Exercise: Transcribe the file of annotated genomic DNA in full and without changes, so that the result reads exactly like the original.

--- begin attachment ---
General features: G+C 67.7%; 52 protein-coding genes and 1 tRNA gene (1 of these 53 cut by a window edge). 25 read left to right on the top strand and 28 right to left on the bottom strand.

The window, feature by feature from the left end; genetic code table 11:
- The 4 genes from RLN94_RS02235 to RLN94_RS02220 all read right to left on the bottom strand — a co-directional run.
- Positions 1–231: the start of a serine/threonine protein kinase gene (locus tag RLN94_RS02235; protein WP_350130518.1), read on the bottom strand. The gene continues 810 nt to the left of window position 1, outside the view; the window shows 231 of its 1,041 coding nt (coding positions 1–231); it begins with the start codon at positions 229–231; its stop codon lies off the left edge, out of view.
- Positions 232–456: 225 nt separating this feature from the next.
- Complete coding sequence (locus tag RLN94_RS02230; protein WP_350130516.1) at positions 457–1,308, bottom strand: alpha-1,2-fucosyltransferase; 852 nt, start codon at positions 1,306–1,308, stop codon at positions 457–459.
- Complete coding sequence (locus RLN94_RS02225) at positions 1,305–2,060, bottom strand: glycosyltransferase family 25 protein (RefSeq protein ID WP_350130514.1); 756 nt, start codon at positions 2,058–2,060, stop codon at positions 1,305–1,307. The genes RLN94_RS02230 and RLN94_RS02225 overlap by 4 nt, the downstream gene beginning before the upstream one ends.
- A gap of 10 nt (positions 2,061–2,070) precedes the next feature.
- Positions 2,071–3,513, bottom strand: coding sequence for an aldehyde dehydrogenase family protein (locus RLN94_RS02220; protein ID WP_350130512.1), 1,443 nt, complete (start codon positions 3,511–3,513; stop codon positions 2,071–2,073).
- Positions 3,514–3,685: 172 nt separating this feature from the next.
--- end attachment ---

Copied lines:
General features: G+C 67.7%; 52 protein-coding genes and 1 tRNA gene (1 of these 53 cut by a window edge). 25 read left to right on the top strand and 28 right to left on the bottom strand.

The window, feature by feature from the left end; genetic code table 11:
- The 4 genes from RLN94_RS02235 to RLN94_RS02220 all read right to left on the bottom strand — a co-directional run.
- Positions 1–231: the start of a serine/threonine protein kinase gene (locus tag RLN94_RS02235; protein WP_350130518.1), read on the bottom strand. The gene continues 810 nt to the left of window position 1, outside the view; the window shows 231 of its 1,041 coding nt (coding positions 1–231); it begins with the start codon at positions 229–231; its stop codon lies off the left edge, out of view.
- Positions 232–456: 225 nt separating this feature from the next.
- Complete coding sequence (locus tag RLN94_RS02230; protein WP_350130516.1) at positions 457–1,308, bottom strand: alpha-1,2-fucosyltransferase; 852 nt, start codon at positions 1,306–1,308, stop codon at positions 457–459.
- Complete coding sequence (locus RLN94_RS02225) at positions 1,305–2,060, bottom strand: glycosyltransferase family 25 protein (RefSeq protein ID WP_350130514.1); 756 nt, start codon at positions 2,058–2,060, stop codon at positions 1,305–1,307. The genes RLN94_RS02230 and RLN94_RS02225 overlap by 4 nt, the downstream gene beginning before the upstream one ends.
- A gap of 10 nt (positions 2,061–2,070) precedes the next feature.
- Positions 2,071–3,513, bottom strand: coding sequence for an aldehyde dehydrogenase family protein (locus RLN94_RS02220; protein ID WP_350130512.1), 1,443 nt, complete (start codon positions 3,511–3,513; stop codon positions 2,071–2,073).
- Positions 3,514–3,685: 172 nt separating this feature from the next.